Living the Tale of Tales

By Tereza Stehlíková

tale-of-the-tales-yuri-norstein.jpgTale of Tales, 1980

Russian animator Yuri Norstein’s extraordinary work offers a vision of the highest order

Our lives are full of moments when ordinary interpretations of events, synchronicities and emotions do not seem to do them justice. It is as if the rational mind has hit a hard rock, and could go no further towards uncovering the secret of the earth. At such times only poetry seems to be able to get to the core of things without disturbing the inexplicable mystery and order of the world. It is poetry (in whichever form it may take), which is the path that links the elemental wisdom of childhood (when the mystery, beauty and even terror of the world lay so very close to us, it was just like another layer of our skin) with the light of later reason, which gives the original experience a more artful form.

When a child is born he passes through the membrane dividing eternity from the breathing presence, partition, which is as intangible, and fluid as the threshold between water’s surface and air. One moment he is outside of time, the next he is bound by the mutual agreement he must sign. In exchange for his limited existence in the world of time, which is the very condition of being alive, he is given the power to make a difference. Unlike spirits he is able to touch and affect his surroundings, to shape his own life. He is born incomplete, yet through this seeming flaw, he is granted the biggest privilege: the chance of finding his own true path. The angels have always understood the power of limits and have envied humans their wingless, aspiring existence.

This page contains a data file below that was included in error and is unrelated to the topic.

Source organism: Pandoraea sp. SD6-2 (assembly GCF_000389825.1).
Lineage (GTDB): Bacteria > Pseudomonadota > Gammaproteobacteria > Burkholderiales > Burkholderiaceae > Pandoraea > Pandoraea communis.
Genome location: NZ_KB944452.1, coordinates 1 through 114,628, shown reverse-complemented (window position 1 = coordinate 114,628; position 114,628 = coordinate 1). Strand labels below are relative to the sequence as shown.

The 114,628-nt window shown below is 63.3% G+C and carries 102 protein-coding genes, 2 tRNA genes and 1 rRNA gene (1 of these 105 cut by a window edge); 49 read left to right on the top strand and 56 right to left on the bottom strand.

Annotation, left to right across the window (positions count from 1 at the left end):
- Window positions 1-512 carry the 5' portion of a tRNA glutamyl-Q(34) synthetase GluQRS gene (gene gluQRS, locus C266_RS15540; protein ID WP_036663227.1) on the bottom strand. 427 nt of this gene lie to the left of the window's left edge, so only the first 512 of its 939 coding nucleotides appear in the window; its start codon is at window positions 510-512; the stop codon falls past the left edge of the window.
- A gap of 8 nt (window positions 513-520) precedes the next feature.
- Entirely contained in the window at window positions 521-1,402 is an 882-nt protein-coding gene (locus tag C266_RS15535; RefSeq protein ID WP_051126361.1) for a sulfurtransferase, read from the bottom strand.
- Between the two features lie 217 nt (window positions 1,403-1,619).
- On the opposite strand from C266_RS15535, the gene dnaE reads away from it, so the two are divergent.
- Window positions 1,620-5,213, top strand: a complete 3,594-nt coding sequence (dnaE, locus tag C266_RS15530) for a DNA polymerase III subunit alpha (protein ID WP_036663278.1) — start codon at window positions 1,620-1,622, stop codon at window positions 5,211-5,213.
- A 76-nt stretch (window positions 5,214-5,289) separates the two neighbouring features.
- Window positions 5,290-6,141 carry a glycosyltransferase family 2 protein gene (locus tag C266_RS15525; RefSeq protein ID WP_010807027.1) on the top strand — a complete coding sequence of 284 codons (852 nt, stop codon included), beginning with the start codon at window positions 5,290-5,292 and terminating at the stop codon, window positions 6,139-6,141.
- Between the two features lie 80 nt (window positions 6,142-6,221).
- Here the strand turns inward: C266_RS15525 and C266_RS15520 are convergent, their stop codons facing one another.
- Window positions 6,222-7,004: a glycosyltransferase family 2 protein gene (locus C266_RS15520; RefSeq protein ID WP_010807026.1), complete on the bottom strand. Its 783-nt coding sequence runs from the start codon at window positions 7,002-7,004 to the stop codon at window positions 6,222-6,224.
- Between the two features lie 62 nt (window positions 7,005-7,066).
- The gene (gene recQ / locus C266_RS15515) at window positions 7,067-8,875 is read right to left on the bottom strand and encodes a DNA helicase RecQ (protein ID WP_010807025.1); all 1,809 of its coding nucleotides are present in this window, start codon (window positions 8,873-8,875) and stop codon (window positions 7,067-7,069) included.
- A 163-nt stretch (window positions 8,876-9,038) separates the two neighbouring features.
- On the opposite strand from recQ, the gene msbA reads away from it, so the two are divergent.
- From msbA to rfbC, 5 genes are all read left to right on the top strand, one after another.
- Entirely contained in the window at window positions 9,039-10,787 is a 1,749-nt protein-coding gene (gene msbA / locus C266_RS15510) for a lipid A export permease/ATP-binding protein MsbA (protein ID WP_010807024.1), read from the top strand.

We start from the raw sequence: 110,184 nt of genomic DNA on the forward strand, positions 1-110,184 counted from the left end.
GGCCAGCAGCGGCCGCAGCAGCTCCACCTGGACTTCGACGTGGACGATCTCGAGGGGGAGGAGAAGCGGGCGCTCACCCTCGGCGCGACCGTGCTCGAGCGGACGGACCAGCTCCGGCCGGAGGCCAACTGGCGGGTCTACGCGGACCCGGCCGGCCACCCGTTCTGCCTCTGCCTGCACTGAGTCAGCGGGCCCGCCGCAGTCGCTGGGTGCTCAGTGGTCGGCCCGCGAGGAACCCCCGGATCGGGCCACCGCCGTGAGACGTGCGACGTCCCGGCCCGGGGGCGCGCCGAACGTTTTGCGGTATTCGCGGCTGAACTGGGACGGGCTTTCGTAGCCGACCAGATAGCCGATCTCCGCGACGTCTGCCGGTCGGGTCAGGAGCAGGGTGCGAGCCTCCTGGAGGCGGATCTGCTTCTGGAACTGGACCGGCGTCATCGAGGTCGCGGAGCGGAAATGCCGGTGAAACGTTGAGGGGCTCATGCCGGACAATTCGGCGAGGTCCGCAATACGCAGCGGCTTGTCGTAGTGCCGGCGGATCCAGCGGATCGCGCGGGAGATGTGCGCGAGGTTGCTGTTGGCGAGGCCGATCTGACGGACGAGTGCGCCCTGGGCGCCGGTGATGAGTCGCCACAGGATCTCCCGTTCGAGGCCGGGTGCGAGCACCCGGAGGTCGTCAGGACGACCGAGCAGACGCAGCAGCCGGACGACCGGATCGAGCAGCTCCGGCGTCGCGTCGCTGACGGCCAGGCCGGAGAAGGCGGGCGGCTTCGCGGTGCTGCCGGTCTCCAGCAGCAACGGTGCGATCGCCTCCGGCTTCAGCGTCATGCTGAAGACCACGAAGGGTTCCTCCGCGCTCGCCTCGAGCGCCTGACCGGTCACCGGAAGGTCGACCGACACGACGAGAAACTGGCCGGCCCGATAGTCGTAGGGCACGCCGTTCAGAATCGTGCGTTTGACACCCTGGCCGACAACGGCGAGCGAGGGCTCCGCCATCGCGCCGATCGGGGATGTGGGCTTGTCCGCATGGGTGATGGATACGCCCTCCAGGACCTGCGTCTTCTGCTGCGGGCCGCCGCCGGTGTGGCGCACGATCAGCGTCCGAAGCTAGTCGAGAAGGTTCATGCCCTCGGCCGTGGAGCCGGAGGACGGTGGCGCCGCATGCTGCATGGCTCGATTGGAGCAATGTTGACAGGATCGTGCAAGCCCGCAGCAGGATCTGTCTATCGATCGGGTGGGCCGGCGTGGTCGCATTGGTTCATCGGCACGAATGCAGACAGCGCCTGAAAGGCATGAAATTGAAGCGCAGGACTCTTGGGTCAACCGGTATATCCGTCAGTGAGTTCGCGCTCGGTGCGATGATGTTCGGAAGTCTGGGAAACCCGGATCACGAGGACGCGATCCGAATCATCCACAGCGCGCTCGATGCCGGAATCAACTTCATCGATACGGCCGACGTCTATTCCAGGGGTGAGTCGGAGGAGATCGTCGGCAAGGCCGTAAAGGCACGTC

If eternity is like bottomless river then a child is born with the natural ability to walk barefoot upon its water’s surface as if it was glass. Although occupying the above space, he can easily see beneath, into the depth he is the descendant of. As he moves through time the once soft membrane grows thicker like ice and the child begins to wrap himself in layers of experience like clothes. All this accumulating matter makes each new step feel heavier than the previous one. The weight of experience grounds him, but also obscures the clarity of vision. Unable to see properly, he leaves the river’s edge, hoping to rediscover the remembered vistas from unnatural elevations. But he is no angel, accustomed to living in dizzying heights. Short-sighted, and unequipped for flight, he looks for other ways of grasping the distant stars, imagining them as his table lamps, in the hope of bringing them closer. With time he realises it is at the water’s surface, where he can get closest to the answers he longs to find: for it is there that the deep spirit of the collective unconsciousness meets the light of the above world, and out of this reflection a new understanding is born.